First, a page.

Right connections01 March 2012
Apps for everything – Keith Howard asks
if they will ever replace the car key
Thatcham Motor Insurnce Repair Centre in
the UK, which sets standards on whole vehicle security assessments, comments: "Until a vehicle using the technology or an aftermarket product is submitted to Thatcham for testing, we won't know its vulnerabilities."
When did someone last run a hot bath for you as you headed home from a hard day in the office? Maybe never. But, via your smartphone, you could at least be able to warm (or cool) the cabin of your car before you climb into it for that journey back.
The motor industry's desire to create connected cars has already embraced the smartphone.
Naturally enough, the first vehicle manufacturers to implement smartphone connectivity have used mobile 'phone communication for remote connection to the car and – in the cases of Mercedes-Benz (with its mBrace system) and GM (with its OnStar system) in the US – elected to make the services subscription based. So the user pays twice: for the service and for the data connection. Reliance on mobile 'phone technology also means, of course, that smartphone-to-car connectivity is lost in locations where there is no mobile 'phone coverage.
Delphi's Gateway Key Fob technology – as yet unavailable on any production vehicle, but likely to make its debut within the next three years – takes a different tack. Rather than rely on a mobile 'phone connection, it expands the capability of the existing radio link between key fob and car that already provides remote lock/unlock and perhaps other functionality, too. The difference with the Gateway Key Fob is that it also incorporates NFC (near field communication) and, optionally, Bluetooth interfaces that allow connection to a smartphone, tablet or any other device with the same interface capability.
In effect, the key fob in Delphi's system acts as a range extender for these short-range 'phone interfaces. The connection to the car is subscription-free – a feature that car buyers are likely to welcome, if not car manufacturers who view the connected car as a revenue stream – and the non-reliance on the mobile 'phone network frees the system from network delays, as well as from gaps in coverage. "We point out that this technology is complementary," says Delphi's Craig Tieman, "and
can be used in conjunction with a connected car. You then have a more robust system, which will still operate when either the vehicle or the 'phone is outside cellular coverage."
The ultimate prospect is that the smartphone will replace the conventional car key altogether – a future envisaged by Continental at this year's IAA Frankfurt motor show. Continental's technology uses NFC sensors in the vehicle door and vehicle cabin: the first opens the door when the owner's smartphone is brought within 5cm (see picture) and the second allows the car to be started. If the smartphone is not in its cradle, then the vehicle cannot be operated. Neither function depends on battery charge in the smartphone.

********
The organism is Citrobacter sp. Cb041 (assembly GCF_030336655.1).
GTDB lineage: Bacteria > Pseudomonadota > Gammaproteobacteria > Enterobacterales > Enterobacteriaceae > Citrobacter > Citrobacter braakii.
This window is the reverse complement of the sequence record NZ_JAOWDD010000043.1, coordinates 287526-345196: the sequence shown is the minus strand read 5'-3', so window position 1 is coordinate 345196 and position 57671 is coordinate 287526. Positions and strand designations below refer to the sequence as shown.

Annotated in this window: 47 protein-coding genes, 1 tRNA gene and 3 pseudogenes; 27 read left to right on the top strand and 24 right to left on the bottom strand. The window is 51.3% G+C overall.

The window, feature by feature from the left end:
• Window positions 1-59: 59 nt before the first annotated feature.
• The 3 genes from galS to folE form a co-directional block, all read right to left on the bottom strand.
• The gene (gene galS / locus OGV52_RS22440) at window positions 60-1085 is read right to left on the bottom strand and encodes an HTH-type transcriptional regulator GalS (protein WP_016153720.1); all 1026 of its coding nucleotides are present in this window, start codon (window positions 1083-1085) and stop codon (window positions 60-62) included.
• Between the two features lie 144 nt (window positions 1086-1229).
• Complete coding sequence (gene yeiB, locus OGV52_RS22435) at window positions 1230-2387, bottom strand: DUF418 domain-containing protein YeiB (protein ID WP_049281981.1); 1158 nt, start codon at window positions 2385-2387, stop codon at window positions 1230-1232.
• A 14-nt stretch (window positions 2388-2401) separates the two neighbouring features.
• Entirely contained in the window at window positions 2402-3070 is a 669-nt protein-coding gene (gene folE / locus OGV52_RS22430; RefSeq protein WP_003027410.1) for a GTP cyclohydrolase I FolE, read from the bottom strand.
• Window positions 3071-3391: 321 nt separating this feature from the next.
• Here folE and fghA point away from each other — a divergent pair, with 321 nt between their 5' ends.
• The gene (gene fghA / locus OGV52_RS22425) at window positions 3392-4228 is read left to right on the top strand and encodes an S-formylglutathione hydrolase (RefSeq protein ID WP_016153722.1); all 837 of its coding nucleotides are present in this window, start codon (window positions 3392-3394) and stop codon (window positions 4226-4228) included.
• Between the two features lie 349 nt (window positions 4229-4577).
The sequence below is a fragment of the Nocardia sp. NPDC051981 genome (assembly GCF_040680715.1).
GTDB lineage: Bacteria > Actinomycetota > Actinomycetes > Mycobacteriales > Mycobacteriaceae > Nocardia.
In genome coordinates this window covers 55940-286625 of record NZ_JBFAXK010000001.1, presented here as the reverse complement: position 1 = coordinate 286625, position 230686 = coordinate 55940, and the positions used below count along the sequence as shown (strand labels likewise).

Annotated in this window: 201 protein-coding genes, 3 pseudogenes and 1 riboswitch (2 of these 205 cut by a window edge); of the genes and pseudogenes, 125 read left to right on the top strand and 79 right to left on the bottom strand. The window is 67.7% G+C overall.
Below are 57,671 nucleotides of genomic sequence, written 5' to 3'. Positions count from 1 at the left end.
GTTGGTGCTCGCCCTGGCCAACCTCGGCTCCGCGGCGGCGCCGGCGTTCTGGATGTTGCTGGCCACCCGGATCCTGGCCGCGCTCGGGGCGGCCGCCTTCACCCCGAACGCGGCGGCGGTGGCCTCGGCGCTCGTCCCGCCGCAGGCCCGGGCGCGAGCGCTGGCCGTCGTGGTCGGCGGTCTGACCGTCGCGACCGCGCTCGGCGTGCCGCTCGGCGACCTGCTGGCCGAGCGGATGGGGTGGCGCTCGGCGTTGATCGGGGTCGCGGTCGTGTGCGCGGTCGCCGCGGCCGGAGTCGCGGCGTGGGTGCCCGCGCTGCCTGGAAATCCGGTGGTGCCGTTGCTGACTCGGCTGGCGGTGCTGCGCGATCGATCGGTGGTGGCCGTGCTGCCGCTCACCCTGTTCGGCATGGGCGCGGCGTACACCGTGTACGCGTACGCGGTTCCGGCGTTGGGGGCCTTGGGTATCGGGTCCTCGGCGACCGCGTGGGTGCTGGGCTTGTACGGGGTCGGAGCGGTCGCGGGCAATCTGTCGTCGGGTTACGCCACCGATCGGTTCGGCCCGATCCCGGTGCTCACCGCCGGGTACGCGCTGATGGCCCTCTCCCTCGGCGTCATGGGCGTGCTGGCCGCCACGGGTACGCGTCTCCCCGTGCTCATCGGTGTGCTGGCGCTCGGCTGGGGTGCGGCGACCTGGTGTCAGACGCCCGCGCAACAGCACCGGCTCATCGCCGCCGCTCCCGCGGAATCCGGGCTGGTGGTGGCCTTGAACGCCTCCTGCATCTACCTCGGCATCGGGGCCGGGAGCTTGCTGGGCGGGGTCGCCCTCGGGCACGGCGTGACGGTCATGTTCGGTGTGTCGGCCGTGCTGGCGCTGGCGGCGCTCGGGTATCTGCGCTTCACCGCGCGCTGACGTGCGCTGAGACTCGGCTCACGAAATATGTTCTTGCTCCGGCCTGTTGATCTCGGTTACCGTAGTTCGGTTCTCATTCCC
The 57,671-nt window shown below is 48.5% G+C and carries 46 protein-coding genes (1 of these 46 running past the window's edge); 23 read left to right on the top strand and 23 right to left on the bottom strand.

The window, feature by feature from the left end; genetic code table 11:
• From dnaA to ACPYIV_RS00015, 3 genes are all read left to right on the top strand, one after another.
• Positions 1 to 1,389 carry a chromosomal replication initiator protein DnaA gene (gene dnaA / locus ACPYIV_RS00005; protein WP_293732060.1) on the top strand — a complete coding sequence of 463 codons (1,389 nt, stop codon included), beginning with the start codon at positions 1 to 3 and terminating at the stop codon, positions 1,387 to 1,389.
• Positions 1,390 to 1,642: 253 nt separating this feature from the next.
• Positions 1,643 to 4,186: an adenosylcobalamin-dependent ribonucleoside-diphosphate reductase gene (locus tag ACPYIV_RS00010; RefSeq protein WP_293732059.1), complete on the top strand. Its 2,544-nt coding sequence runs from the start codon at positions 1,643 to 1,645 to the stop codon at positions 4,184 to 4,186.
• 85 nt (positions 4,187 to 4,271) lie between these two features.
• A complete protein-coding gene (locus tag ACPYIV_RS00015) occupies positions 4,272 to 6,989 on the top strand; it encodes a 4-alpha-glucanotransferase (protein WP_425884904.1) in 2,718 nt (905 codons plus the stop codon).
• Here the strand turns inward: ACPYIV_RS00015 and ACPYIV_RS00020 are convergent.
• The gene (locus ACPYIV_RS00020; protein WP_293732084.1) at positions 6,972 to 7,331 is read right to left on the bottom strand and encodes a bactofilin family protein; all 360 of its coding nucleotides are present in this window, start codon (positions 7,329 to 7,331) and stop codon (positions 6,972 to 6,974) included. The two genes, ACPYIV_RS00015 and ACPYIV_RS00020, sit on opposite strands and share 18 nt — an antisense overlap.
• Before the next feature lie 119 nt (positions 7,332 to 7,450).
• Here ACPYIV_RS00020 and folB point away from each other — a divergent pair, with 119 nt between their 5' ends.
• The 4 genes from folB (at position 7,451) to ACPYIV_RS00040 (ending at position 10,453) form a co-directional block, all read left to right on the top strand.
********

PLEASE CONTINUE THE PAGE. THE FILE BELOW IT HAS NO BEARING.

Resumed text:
Clearly, this wide variety of smartphone-based systems represents new security vulnerabilities, particularly given recent press stories about the ease with which smartphones can be hacked. But the nature and scope of those vulnerabilities is not entirely clear and there's at least a hint that the technology is running ahead of a comprehensive assessment of the risks. When asked to comment on the problem, Thatcham Motor Insurance Repair Centre in the UK, which sets standards on whole vehicle security assessments, replied: "Until a vehicle using the technology or an aftermarket product is submitted to Thatcham for testing, we won't know its vulnerabilities."
There is a general view in the automotive industry that the hacking of encrypted communications between car and smartphone is unlikely to be a serious vulnerability, particularly while stealing the key remains the easiest way of gaining unauthorised access to a car and driving it away. By making a smartphone the actual car key, this would simply become the target of theft instead. Although, if the smartphone-to-car communication includes, as is often so, a 'Where is my car?' feature – in case the driver has forgotten where he or she parked – this would be a 'car key' that could direct the thief to his target. It will, surely, often be easier to steal a 'phone while its owner is away from home than it is to house-break, in order to steal a key.
Continental's smartphone access system, though, claims to be more, rather than less, secure than a conventional key. For a start, it utilises the NFC interface, which
is so short range as to make interception of the data exchange effectively impossible. And it goes further, in that the digital data key within the car that permits entry and operation – and which is also stored in encrypted form in the 'phone's SIM card – can be changed remotely. Once this is done, in response to the owner reporting a smartphone or car missing, the stolen smartphone will no longer allow the car door to be opened or the engine started.
While this is clearly a scant deterrent to so-called joyriders, whose purpose is to make one irresponsible and probably destructive journey, it certainly would be a game-changer for car thieves – both big time and small time – who intend to sell the vehicle on.
This material is protected by A D Media copyright
See Terms and Conditions.
One-off usage is permitted but bulk copying is not.
For multiple copies
contact the sales team.